GOODLATTE AND NADLER STATEMENT ON HPSCI’S SECTION 702 BILL
House Judiciary Committee Chairman Bob Goodlatte (R-Va.) and Ranking Member Jerrold Nadler (D-N.Y.) today issued the following statement on legislation produced by the House Permanent Select Committee on Intelligence to reauthorize Section 702 of the Foreign Intelligence Surveillance Act (FISA):
“Leaders of the House Judiciary Committee worked for months with civil liberties advocates, Members of Congress – including members of the House Permanent Select Committee on Intelligence – the intelligence community, and other stakeholders on legislation to reform and reauthorize FISA Section 702. As a result of our hard work, the House Judiciary Committee passed the USA Liberty Actwith broad bipartisan support. The USA Liberty Act is the only bill that protects both national security and Americans’ civil liberties, is the best and most viable proposal introduced to date, and would pass in the House of Representatives overwhelmingly if brought up for a vote. We remain willing to work with all interested parties, including HPSCI, to reform and reauthorize this critical national security tool.”
Background: Earlier this month, the House Judiciary Committee approved by a vote of 27-8 the USA Liberty Act (H.R. 3989), a bipartisan bill that reforms and reauthorizes FISA Section 702 to protect both national security and Americans’ civil liberties. The bill was introduced by House Judiciary Committee Chairman Bob Goodlatte (R-Va.), Ranking Member Jerrold Nadler (D-N.Y.), Crime, Terrorism, Homeland Security, and Investigations Subcommittee Chairman Jim Sensenbrenner (R-Wis.), Crime, Terrorism, Homeland Security, and Investigations Subcommittee Ranking Member Sheila Jackson Lee (D-Texas), Representative John Rutherford (R-Fla.), and Rep. John Conyers, Jr. (D-Mich.). A summary of the bill can be found here.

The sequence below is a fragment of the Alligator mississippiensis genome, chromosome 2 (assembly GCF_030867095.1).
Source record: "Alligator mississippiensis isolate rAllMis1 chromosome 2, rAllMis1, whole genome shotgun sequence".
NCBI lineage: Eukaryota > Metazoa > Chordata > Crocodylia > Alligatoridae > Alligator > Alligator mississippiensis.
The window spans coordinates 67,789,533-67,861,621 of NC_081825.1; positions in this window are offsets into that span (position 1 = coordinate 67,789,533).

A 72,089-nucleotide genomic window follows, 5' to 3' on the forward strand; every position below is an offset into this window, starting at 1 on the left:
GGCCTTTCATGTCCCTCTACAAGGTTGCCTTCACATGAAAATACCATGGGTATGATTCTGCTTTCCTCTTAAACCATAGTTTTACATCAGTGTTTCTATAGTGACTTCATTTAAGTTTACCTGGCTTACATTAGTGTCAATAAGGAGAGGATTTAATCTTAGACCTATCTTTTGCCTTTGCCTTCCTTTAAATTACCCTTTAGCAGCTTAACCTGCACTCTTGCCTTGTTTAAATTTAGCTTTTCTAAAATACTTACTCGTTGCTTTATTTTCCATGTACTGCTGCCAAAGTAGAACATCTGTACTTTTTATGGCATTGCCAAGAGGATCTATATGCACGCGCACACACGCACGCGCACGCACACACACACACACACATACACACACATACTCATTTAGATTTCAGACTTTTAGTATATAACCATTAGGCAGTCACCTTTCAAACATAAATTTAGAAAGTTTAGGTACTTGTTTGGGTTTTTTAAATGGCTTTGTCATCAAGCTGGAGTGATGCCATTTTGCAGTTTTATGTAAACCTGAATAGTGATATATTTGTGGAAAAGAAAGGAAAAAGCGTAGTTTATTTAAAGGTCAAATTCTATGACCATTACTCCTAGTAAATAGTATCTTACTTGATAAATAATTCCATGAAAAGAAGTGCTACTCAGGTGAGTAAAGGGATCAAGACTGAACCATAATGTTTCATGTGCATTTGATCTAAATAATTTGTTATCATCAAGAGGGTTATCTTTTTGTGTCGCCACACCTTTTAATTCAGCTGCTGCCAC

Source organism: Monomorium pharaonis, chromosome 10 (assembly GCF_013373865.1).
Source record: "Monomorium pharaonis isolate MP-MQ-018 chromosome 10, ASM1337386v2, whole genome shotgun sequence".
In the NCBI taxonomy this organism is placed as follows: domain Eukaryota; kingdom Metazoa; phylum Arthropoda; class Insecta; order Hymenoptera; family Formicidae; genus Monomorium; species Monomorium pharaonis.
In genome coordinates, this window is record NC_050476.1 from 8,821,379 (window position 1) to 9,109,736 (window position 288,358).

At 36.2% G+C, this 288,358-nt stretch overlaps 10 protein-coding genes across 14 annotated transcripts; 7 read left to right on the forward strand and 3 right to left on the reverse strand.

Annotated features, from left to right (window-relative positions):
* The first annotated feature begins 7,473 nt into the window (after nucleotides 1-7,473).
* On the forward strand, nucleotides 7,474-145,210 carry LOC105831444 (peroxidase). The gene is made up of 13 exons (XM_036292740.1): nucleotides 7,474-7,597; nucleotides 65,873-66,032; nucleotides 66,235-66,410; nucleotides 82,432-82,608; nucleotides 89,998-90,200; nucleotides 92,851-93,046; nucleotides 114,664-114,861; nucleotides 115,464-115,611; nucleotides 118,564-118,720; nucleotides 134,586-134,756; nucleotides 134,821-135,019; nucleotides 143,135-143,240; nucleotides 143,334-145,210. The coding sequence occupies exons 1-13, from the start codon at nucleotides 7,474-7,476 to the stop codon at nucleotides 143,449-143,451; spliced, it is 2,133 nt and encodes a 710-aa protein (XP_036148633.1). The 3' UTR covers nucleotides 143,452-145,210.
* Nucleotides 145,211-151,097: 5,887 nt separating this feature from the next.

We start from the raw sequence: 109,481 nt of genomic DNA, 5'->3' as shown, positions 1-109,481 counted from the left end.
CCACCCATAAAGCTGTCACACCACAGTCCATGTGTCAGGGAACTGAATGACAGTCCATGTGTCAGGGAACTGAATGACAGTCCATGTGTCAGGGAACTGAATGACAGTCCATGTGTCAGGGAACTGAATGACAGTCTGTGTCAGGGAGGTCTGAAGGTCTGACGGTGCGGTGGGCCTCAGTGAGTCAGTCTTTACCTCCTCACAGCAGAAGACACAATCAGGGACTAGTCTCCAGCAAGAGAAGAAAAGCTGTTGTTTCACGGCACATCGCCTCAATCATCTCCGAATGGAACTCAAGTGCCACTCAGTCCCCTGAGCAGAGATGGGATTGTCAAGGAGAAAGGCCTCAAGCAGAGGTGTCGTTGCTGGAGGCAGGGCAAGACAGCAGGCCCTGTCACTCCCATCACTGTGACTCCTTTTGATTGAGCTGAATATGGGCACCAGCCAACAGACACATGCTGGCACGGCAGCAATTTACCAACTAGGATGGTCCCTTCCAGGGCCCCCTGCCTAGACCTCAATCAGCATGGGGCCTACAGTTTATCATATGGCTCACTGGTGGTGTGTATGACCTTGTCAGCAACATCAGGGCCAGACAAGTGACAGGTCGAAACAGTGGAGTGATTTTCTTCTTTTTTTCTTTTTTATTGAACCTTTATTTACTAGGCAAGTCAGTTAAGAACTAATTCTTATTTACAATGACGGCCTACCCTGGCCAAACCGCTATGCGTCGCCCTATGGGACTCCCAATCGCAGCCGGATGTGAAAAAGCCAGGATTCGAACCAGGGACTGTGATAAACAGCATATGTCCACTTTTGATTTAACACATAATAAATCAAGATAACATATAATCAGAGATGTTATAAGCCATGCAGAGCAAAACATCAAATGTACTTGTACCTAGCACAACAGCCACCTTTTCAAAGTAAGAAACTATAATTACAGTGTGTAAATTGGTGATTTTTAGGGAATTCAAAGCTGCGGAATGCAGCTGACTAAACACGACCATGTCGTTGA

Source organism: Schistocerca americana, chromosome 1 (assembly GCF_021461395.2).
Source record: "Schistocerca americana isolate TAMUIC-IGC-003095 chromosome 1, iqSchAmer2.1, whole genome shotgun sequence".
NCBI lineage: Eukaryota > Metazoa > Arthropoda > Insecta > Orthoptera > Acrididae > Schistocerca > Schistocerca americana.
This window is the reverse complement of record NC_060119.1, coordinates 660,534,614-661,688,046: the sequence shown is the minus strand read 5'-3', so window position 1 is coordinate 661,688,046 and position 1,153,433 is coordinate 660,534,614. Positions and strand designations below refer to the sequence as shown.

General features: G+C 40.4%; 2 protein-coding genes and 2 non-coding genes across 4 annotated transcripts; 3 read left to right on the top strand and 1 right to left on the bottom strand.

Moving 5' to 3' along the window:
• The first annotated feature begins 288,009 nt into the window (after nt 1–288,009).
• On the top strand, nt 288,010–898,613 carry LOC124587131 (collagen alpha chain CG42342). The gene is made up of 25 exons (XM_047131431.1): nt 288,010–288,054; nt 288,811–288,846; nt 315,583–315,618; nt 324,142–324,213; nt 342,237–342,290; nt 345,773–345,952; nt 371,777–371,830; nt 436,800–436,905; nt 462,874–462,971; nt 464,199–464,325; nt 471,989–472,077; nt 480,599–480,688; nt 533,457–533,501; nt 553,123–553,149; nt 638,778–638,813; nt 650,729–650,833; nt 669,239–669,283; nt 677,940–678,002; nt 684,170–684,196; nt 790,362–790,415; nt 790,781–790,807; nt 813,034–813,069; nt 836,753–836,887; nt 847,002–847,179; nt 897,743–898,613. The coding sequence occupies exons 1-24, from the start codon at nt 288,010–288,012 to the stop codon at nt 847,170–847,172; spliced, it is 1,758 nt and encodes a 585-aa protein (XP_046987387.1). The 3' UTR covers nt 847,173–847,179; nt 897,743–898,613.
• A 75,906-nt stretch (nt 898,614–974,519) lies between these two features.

FISA Section 702, which will expire on December 31, 2017, authorizes surveillance of the communications of non-U.S. persons located outside of the United States in order to protect national security. It reportedly contributes to a quarter of all National Security Agency surveillance and has been used on multiple occasions to detect and prevent horrific terrorist plots against our country. Although Congress designed this authority to target non-U.S. persons located outside of the United States, it is clear that Section 702 surveillance programs can and do incidentally collect information about U.S. persons when U.S. persons communicate with the foreign targets of Section 702 surveillance.